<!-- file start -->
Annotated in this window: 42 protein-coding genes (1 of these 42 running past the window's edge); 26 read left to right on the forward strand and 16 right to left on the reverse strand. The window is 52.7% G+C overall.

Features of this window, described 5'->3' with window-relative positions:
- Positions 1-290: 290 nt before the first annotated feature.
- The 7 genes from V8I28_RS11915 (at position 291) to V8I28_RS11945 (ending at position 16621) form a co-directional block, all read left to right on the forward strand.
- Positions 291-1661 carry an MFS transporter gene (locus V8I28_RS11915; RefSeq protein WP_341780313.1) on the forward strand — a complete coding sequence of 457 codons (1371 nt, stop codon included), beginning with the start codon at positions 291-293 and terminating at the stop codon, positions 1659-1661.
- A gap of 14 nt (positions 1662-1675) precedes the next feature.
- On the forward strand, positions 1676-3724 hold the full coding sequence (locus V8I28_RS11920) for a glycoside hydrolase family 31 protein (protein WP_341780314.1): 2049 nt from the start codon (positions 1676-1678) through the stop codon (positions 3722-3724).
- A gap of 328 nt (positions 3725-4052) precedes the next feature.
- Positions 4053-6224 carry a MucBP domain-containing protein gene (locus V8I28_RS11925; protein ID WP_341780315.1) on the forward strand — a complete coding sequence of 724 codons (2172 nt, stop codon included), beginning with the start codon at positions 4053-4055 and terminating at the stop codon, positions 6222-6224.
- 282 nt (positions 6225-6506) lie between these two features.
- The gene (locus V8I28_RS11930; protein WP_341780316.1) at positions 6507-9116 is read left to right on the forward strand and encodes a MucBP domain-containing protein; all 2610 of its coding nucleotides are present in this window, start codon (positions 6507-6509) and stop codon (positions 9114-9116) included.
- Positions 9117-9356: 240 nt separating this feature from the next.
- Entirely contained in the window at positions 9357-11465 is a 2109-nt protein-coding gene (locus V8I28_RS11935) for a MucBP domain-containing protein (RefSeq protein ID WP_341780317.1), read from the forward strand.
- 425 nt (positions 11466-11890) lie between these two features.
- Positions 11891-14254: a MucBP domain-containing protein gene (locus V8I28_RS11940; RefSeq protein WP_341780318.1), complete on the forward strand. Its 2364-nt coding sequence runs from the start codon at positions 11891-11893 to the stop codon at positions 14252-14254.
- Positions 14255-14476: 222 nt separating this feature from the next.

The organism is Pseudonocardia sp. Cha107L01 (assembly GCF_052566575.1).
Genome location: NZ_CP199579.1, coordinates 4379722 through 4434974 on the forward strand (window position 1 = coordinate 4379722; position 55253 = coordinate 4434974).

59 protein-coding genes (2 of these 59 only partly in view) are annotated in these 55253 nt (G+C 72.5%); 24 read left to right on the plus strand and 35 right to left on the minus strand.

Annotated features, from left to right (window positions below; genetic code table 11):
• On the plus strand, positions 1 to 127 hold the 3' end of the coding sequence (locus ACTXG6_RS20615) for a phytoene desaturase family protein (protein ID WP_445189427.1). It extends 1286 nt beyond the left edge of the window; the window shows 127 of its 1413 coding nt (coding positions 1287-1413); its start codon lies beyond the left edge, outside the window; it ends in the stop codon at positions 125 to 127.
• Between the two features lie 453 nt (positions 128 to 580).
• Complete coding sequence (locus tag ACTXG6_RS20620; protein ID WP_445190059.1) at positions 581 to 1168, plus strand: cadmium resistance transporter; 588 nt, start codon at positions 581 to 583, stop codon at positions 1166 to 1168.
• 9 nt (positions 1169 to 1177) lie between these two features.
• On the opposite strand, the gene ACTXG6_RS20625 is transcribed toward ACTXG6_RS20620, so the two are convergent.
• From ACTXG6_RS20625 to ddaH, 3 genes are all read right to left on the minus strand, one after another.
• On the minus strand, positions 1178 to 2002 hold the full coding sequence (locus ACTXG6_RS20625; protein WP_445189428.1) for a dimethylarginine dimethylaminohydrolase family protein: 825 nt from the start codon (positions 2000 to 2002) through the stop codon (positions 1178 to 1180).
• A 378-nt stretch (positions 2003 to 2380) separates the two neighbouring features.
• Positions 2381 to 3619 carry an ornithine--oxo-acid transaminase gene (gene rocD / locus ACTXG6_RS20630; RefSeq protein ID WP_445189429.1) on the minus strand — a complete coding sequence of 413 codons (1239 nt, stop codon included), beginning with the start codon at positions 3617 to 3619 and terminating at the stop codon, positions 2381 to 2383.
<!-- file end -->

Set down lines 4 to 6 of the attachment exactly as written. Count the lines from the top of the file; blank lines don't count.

- The 7 genes from V8I28_RS11915 (at position 291) to V8I28_RS11945 (ending at position 16621) form a co-directional block, all read left to right on the forward strand.
- Positions 291-1661 carry an MFS transporter gene (locus V8I28_RS11915; RefSeq protein WP_341780313.1) on the forward strand — a complete coding sequence of 457 codons (1371 nt, stop codon included), beginning with the start codon at positions 291-293 and terminating at the stop codon, positions 1659-1661.
- A gap of 14 nt (positions 1662-1675) precedes the next feature.